The European Union’s steel and cement industries could raise EUR6.3bn combined by 2012 from the sale of excess carbon permits, Citi Investment Research & Analysis said in a note on Tuesday.
Under the EU’s Emissions Trading Scheme (EU ETS), the emissions of heavy industry and power companies are capped. They buy carbon permits to cover emissions exceeding the caps or sell them when emissions are less.
In the industrial slowdown of 2009 and 2010, many industrial companies sold carbon permits they did not need because of reduced emissions output.
The steel and cement sectors have the biggest surplus, because their production is unlikely to recover to 2008 levels before 2012, and they will probably continue to sell permits to raise cash, Citi said in a research note.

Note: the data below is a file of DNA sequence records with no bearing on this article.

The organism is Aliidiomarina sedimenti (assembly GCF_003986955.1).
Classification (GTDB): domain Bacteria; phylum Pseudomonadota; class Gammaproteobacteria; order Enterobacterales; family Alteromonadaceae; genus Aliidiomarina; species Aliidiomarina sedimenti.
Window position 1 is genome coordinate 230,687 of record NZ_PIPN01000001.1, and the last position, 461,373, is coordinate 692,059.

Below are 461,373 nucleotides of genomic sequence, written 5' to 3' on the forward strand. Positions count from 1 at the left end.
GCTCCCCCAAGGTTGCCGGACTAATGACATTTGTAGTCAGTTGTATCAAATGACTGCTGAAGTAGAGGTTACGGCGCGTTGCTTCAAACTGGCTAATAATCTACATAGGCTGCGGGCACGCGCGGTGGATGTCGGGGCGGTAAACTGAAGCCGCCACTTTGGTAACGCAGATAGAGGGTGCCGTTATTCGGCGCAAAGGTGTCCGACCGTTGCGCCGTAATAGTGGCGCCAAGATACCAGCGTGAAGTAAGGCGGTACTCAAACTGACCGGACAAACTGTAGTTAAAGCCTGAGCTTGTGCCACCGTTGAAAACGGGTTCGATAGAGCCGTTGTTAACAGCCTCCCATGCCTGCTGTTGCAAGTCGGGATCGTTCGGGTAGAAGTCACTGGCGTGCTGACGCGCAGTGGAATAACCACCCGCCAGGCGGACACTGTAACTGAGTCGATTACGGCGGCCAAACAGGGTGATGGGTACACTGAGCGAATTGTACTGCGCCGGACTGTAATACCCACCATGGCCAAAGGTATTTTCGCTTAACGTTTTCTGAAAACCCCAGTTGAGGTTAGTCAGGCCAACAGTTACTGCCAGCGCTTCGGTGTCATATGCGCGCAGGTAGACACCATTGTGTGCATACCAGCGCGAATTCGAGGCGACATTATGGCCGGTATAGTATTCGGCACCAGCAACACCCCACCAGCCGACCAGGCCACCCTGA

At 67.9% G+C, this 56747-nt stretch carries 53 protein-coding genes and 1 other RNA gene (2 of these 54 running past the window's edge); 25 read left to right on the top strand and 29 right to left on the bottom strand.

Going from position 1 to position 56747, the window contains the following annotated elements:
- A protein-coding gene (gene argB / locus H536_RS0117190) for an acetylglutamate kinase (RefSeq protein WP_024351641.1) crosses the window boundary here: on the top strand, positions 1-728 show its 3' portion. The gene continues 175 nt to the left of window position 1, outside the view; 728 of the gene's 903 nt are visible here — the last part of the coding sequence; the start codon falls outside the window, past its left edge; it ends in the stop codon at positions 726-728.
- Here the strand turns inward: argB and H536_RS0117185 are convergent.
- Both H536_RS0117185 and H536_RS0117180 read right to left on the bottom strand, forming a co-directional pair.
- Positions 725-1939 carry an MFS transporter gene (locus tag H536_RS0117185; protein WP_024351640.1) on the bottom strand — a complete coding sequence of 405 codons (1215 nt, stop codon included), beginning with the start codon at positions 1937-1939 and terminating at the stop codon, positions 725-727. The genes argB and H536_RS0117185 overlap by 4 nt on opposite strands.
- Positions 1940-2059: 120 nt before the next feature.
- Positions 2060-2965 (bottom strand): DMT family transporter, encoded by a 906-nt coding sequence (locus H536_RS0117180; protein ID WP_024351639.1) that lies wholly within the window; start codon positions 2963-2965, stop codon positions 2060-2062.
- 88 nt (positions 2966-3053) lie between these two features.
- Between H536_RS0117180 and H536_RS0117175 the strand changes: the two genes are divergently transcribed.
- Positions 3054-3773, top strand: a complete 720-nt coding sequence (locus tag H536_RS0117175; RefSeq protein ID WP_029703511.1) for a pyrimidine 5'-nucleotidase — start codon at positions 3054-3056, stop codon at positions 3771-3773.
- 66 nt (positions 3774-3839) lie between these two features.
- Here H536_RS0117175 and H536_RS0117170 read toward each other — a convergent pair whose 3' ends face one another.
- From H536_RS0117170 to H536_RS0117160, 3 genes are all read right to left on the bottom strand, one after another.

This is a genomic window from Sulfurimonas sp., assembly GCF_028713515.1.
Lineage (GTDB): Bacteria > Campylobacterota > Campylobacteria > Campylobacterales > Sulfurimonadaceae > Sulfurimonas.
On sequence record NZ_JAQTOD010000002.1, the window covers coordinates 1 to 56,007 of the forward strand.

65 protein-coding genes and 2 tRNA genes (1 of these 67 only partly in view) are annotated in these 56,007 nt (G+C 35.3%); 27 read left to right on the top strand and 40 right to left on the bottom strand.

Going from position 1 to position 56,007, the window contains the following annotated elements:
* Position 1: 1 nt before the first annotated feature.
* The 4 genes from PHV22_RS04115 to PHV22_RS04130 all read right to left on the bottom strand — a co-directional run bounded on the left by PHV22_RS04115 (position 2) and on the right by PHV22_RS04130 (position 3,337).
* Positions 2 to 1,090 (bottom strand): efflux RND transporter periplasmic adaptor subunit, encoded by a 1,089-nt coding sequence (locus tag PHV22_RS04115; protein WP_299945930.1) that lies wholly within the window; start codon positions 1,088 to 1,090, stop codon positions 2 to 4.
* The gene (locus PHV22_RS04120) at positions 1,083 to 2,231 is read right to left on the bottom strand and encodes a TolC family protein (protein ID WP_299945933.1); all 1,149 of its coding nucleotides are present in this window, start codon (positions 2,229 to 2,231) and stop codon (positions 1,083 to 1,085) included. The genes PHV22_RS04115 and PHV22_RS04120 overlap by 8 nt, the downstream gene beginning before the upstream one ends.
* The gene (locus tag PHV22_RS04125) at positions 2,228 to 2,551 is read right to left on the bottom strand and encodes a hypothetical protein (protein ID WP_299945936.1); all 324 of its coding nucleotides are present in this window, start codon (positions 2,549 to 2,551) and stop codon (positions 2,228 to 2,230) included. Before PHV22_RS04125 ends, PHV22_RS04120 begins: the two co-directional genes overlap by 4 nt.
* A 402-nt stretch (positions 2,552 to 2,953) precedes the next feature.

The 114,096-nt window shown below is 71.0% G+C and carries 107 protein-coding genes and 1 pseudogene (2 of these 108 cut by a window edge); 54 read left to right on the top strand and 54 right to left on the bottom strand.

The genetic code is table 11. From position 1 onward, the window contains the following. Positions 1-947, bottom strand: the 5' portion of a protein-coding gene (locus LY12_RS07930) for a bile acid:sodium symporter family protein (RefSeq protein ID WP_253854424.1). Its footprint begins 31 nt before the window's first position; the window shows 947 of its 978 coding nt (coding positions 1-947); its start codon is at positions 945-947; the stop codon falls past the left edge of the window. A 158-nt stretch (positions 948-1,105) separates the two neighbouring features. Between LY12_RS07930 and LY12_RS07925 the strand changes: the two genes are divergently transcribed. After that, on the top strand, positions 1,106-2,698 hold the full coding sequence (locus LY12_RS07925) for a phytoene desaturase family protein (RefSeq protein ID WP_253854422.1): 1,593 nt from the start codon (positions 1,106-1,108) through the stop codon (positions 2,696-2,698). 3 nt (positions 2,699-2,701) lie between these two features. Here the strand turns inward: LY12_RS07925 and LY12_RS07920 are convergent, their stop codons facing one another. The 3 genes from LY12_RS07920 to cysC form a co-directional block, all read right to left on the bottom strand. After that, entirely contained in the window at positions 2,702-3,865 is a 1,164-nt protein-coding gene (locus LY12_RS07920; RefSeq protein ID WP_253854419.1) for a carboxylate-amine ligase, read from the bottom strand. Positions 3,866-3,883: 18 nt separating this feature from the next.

At current market prices, the steel sector’s surplus in 2008 and 2009 is worth EUR2.1bn and the cement industry surplus is worth EUR1.1bn, it added.
"Were the 2008 surplus to be repeated in 2010, 2011 and 2012, their value on the secondary market could rise to EUR4.4bn for steel and 1.9 billion for cement at current market prices," Citi said.
"Lower output projections and higher carbon prices would obviously raise their value further."
The EU ETS is currently in its second trading phase (2008-2012). The third and final phase will run from 2013 to 2020.